I would like to say first that this attempt to answer this question is personal and that it does not represent the views of every student touched by this post, especially since mental health conditions fall under quite a wide umbrella.

I had the chance to teach as a language assistant in Germany last year. During the course of these eight months, I encountered some students that may resemble what I probably generally look like in class. I know these students are not easy to handle. I did not always succeed, and sometimes badly failed, to get them to participate. Nevertheless, I always recognised it as my mission to help and get these students to include themselves in the activities of the class.

Here are a few tips on how to favor the participation of your students who suffer from social anxiety:

  • Do not assume they are not interested in your class. It is not because they are not saying anything that they are not following what is discussed or are waiting passively. Their brain is probably working, full power. So do not assume they are bad student, because, trust me, they are probably trying the best they can.
  • Try to manage the conversation. Some students like to participate a lot. However, they are sometimes blocking the way for students who might feel a bit shyer about participating. Try and get the louder students to understand that they are not the only students in the room, and give time to everybody to think when you are asking a question before designating somebody to answer it.
  • You can get them involved in alternative ways. You can conduct rapid surveys asking your students for a simple yes/no answer; students love it, and everybody can easily get involved. Or you can get your students to work in groups on a particular case, so that they can feel less pressured and rely on somebody else to synthesise their work.
  • Try and talk to them after your class or at another moment. They will probably be grateful that you are worrying about them, and getting their insight on how they are experiencing your class may be helpful for your teaching. Ask them how you can help.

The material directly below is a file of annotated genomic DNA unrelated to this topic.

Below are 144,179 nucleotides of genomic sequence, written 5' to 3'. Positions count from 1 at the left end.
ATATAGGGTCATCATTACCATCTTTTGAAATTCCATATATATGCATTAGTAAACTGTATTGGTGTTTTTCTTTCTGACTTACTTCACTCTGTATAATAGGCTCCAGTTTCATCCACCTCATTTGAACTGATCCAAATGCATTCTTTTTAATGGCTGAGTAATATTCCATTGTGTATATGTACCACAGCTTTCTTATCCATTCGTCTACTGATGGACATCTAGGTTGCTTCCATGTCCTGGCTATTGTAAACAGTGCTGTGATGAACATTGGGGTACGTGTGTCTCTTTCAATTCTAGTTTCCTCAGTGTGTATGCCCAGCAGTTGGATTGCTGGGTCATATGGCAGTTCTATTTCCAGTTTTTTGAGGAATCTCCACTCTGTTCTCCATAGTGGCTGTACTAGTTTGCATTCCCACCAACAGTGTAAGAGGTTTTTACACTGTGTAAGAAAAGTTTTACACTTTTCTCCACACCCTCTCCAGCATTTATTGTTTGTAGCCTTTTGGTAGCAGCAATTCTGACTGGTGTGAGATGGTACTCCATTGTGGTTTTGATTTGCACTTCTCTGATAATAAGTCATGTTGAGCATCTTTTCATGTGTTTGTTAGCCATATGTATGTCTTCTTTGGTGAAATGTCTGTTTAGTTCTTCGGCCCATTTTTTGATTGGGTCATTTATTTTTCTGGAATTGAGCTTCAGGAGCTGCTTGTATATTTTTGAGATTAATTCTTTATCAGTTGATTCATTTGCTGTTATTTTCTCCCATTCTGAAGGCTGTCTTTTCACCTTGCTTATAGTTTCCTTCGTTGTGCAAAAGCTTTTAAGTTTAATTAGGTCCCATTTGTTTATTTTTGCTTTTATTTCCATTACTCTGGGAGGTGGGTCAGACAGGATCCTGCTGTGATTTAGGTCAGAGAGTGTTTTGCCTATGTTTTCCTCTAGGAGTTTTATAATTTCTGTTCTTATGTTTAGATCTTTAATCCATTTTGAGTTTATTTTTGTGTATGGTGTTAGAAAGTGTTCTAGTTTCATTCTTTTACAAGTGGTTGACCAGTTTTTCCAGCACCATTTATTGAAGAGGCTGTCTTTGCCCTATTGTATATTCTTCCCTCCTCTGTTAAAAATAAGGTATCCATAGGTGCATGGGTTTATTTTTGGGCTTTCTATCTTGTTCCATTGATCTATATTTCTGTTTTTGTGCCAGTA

• If they agree, try and ask them directly what their opinion is about the discussed topics during class. I know some students may feel anxious about being directly called out, so it is better to discuss doing this before actually putting it into action.
  • Be understanding, while staying professional. They should not have to disclose personal details for you to have faith in what they say.

Some people will probably answer to this post saying that university students are adults, that no student should be given more attention than another and that it is students’ own responsibility to speak up. I could not agree less.

First, you may remember that these students are at university to learn, just like the other students. They deserve equal consideration and time by their professors (and do not get me started on the price they pay for it). Professors also have the duty to educate them, which they can only do if they pay attention to any special needs their students may have. If we want to build LSE as a learning community, then every student’s needs must be addressed.

Secondly, there is a pattern of oppression in this objection. The persons who tend to participate the most in class, and elsewhere, are often the most privileged people in society. They are male, white, middle- or upper-class, native speakers. These characteristics make them feel entitled to speech, while others are used to standing by. They also make them less likely to develop a mental disorder such as depression or anxiety which are often blocking the way to participation. And I do not think that such pervasive oppression should be actively or passively supported.

From this point, we are stuck in the same problem as ever: what if these people who choose to stay quiet are simply listeners whose own preference is to listen to people, while the people speaking up have a ‘talker’ personality, and their preference is to speak up?

Well, you will need to take my word for an answer: I want to speak up, and I have been working really hard for the past 10 years to raise my voice. But I have been told too many times in my life to shut up. Today, it needs to change, and I need you to help me change it.

I would like to end this blog post by saying I am thankful for the professors and my wonderful @LSEInequalities classmates who were able to make me feel comfortable enough to participate in my classes.